Tina Cartier’s portraits of women reflect the seductive boldness of defying traditional norms. “I want to affirm strong women possessing loads of character and redefining what it is to be female,” says Cartier, a Montreal-area mixed-media artist.
Cartier’s solo exhibition, titled The Theory of “She,” opened at Galerie le 1040 in Montreal’s
Plateau-Mont-Royal neighbourhood this past spring. More recently, the artist participated in the Mtl en Arts 2018 festival, and won the coup de coeur (public choice award). Her works are also featured on ARTBOMB, the Canadian subscriber-based daily online art auction.
Each portrait is brought to life through vivid colours and three-dimensional elements. “I use costume jewelry, spikes, beading, feathers and other things to give each portrait texture and depth,” Cartier says. “I also feature aspects of the culture that informed them.”
A lifelong artist, Cartier studied art at l’Université du Québec à Montréal and spent a subsequent year studying fine arts at Concordia University. “I’ve been doing the strong female portraits for about a year,” she says. “They’re my way of saying: it’s my time now as an artist. See me. I’m here, with a bang.”
Many of her subjects appear to be famous women but are rarely so. “I take the photographs of regular models or my girlfriends or even Barbie dolls and show how adding specific fashion elements transform them into Marilyn Monroe, Janice Joplin or Blondie,” Cartier says. “At the same time, I’m showing how each of these icons dating all the way back to Marie Antoinette have advanced the evolution of women.”
Always informed by street art, Cartier’s pieces incorporate spray-paint graffiti and other urban elements that are part of the mainstream art scene. In one piece, street posters used as papier-mâché create a three-dimensional Asian gown. Cartier, who adores martial arts, wanted to convey that delicate women can still be street-savvy.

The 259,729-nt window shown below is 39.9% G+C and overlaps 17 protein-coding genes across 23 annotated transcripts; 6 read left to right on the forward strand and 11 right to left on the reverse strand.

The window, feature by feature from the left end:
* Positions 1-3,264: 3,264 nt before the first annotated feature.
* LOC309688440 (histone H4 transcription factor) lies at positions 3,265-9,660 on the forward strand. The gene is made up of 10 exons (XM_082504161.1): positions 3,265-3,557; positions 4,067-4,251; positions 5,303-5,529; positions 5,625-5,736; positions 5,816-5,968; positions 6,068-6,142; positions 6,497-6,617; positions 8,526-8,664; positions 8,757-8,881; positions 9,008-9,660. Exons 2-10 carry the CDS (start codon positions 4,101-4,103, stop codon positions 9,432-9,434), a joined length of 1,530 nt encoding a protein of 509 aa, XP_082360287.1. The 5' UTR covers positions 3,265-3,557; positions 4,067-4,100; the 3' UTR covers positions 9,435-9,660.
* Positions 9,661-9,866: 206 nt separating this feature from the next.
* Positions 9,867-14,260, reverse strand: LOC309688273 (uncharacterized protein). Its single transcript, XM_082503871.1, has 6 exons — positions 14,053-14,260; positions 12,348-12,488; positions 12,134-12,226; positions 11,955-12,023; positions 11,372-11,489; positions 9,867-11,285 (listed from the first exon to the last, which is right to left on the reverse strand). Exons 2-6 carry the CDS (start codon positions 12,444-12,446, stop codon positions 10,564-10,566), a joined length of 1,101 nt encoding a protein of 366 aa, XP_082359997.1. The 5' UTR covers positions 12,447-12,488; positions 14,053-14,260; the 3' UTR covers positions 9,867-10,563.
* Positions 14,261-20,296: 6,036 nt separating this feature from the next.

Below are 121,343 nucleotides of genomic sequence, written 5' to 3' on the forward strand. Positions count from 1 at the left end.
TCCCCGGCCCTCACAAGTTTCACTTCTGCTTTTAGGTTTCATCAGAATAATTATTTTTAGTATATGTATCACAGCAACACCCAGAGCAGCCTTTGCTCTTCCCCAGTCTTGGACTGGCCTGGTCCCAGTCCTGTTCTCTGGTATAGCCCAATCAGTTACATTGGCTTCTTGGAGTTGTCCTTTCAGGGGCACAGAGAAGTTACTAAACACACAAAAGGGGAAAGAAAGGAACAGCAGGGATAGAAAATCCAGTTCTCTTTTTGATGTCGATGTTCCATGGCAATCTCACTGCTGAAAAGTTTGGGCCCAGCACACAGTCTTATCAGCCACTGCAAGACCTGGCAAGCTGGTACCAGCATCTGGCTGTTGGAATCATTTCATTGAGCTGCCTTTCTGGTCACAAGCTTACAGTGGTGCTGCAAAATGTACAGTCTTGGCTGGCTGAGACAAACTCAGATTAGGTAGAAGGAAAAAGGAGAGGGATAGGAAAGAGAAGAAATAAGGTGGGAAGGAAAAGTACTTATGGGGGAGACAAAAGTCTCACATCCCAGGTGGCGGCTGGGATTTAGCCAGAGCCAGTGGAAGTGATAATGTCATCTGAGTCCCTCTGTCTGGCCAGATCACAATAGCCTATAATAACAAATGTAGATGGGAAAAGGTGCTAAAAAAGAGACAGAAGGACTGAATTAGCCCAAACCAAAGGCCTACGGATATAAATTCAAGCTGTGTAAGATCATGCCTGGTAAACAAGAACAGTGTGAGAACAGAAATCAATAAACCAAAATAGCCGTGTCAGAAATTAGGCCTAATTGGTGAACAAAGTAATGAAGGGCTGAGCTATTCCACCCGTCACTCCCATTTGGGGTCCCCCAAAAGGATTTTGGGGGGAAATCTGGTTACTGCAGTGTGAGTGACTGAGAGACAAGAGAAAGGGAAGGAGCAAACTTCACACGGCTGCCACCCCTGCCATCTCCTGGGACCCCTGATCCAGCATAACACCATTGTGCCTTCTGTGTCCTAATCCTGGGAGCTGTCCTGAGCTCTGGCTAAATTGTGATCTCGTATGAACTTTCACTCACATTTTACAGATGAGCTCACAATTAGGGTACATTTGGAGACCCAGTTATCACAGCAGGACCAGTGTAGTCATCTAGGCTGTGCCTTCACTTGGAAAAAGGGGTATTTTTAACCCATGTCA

Her clients tend to be people in their thirties and forties. “I touch on their youth by featuring a Black Sabbath hoodie, bejeweled epaulets from the punk era, and other aspects of the 1980s,” she says.
Music from the 1980s figures prominently in a piece titled “She was a waitress in a cocktail bar when she saw you,” a work that was sold quickly. Cartier has us singing The Human League’s Don’t You Want Me, Baby, with the song’s lyrics in neon lights as part of the work. The Blondie lookalike’s garb is made of black-and-white photocopies of ’80s jackets along with recycled studs from the same era. The tape cassettes and boombox background give a nod to the lingering influence of the decade’s music in encouraging women to break with past stereotypes.
Cartier’s edgy images always portray women pushing aside societal boundaries, whether they’re stepping out of the supposedly idyllic 1950s into a boxing ring or into a sequined disco jacket and sunglasses, inspired by celebrity icons. Her subjects ooze attitude with their “I’m not budging” stance and typically pink or ruby pout.
The work titled “She knows nothing of borders and cares nothing for rules,” for example, reflects a young woman who reigns over her own life. Her power derives from punk rock culture. “She’s a trashy queen, rather than a princess,” Cartier says. “Someone who knows her own mind and does what she wants.”
Cartier is currently working on The Theory of “She,” Part II, which will pay tribute to Amelia Earhart, Coco Chanel and other notable women. The exhibit will be held at Galerie 1040 in June, 2019. Her work can be viewed on her website: www.tinacartier.com.